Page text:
Saturday, July 12, 2008

China joins Russia to veto US led sanctions on Zimbabwe in the UN

By China Watcher

China supported Russia to veto a United Nations Security Council resolution on Friday which would have imposed an arms embargo against Zimbabwe and financial and travel sanctions on President Robert Mugabe and other key leaders of the country's ruling party.

The concerted Western-led resolution managed to secure nine votes, the minimum needed to gain approval in the 15-nation council. But the resolution pushed by the Bush administration failed because of the strong resistance by two of the five veto-wielding permanent members.

Through the Western media reports, we are being constantly made aware of the intimidation and violence created by the Mugabe’s factions against its opponents in the recently conducted one-sided presidential elections. The West continued to report that the main opponent’s party members numbering 113 were killed during the process of the election.

Using the unfair elections as a basis or perhaps, other reasons that we are not too sure of, the West led by the US initiated the resolution with the hope to pressure the Zimbabwe’s government to share powers with Tsvangirai’s party. But the veto has temporarily killed off whatever desires or designs the Western powers had in changing the government of an independent and sovereign nation.

At the recent summit the African Union (AU) leaders adopted a resolution calling for dialogue in Zimbabwe, but did not directly criticize Mugabe or the runoff vote. The AU leaders said they were "deeply concerned" about the situation but their only promised action was to support "the will" for a unity government. Mugabe's government has already denied responsibility for the bloodshed surrounding the vote, which he won after the rival opposition leader dropped out because of claimed attacks on his followers.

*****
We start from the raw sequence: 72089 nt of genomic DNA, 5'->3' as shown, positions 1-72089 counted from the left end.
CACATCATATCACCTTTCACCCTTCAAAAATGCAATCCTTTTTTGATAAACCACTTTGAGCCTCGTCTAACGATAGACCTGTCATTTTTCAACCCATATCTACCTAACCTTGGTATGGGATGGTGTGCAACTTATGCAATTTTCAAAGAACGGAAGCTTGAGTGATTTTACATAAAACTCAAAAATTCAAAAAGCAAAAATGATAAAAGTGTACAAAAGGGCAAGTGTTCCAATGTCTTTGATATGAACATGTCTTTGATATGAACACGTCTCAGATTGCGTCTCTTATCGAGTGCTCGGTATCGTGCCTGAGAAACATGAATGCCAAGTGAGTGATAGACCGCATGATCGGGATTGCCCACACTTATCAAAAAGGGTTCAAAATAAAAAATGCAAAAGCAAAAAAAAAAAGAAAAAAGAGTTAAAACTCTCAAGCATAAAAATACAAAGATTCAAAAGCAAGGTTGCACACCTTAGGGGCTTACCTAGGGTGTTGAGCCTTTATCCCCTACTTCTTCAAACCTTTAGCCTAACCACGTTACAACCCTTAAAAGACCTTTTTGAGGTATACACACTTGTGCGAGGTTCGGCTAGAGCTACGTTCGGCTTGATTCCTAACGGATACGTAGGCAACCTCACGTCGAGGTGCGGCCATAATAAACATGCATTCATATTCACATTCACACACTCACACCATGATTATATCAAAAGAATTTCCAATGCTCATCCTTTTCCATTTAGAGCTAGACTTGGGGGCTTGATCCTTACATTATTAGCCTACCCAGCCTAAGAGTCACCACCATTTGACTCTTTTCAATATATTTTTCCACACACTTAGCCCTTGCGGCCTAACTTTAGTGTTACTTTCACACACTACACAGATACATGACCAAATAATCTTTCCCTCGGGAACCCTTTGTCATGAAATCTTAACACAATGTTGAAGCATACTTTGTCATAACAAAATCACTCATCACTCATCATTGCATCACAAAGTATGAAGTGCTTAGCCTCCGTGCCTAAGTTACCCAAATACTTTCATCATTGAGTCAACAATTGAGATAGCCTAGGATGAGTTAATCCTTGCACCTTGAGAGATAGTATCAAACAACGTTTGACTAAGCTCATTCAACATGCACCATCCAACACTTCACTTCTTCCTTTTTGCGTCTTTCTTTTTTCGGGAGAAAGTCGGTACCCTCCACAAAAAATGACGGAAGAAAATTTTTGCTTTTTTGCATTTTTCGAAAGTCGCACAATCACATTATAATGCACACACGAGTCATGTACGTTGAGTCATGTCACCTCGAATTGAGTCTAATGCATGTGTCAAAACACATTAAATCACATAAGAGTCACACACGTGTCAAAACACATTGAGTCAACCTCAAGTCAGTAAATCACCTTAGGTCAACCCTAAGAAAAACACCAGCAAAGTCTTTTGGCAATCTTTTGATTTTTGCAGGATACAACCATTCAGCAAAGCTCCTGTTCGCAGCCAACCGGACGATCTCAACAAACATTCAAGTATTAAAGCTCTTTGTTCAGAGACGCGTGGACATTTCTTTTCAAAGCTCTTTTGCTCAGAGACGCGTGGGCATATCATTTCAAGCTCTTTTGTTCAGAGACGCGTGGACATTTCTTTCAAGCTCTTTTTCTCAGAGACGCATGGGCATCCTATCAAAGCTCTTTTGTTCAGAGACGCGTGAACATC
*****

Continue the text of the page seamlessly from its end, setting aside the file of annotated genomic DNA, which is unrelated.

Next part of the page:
The US Ambassador harshly criticized Russia and China for standing behind the cruel and dictatorial regime of Mugabe and the actions against its own people. The US was clearly disappointed at Russia’s position after what the Russia had given its implicit support of the Mugabe’s resolution at the recent Group of 8 Summit in Japan. The US is now questioning Russia’s dependency and reliability as a G8 member. If that is a “yes” requirement being a member of the G8, Russia should seriously consider pulling out as a member of the “rich countries” grouping who I have always deemed as a “white man” exclusive club other than Japan who has previously been classified “specialized whites” during the apartheid era in South Africa. Fortunately, China is not being invited as a member. Not yet.

I wish to point out here that the Russian and the Chinese are only trying to give the South Africa’s government self-appointed role as a mediator to succeed in bringing the conflicting parties to the tables in the hope of finding a compromised and workable solution. Russian U.N. Ambassador Vitaly Churkin said sanctions would have taken the U.N. beyond its mandate in trying to punish political disputes by "artificially elevating them to the level of a threat" to international peace and security. Similarly, Chinese Ambassador Wang Guangya, whose nation is one of Zimbabwe's major trading partners, expressed his views that Zimbabwe should be allowed to resolve its political crisis on its own.

The US stance is not always the best way around the political problem in Zimbabwe and so far, tough economic sanctions on Iran and North Korea have not worked and the fact that the people of those countries suffered more in such a situation have prompted the countries to vote against the resolution. We should praise those countries who voted against the resolution considering the strong pressure of the Western powers. I salute Libya, South Africa and Vietnam.

As for Burkino Faso, Costa Rica, Croatia, Panama who voted for it, you are nothing but merely the pawn of the West made up of the US, France and Italy. Sometimes, I wish these countries could decide independently what is good for the smaller developing countries of the world. But then again, the US and the West still wield a strong political and economic influence especially on the smaller nations.

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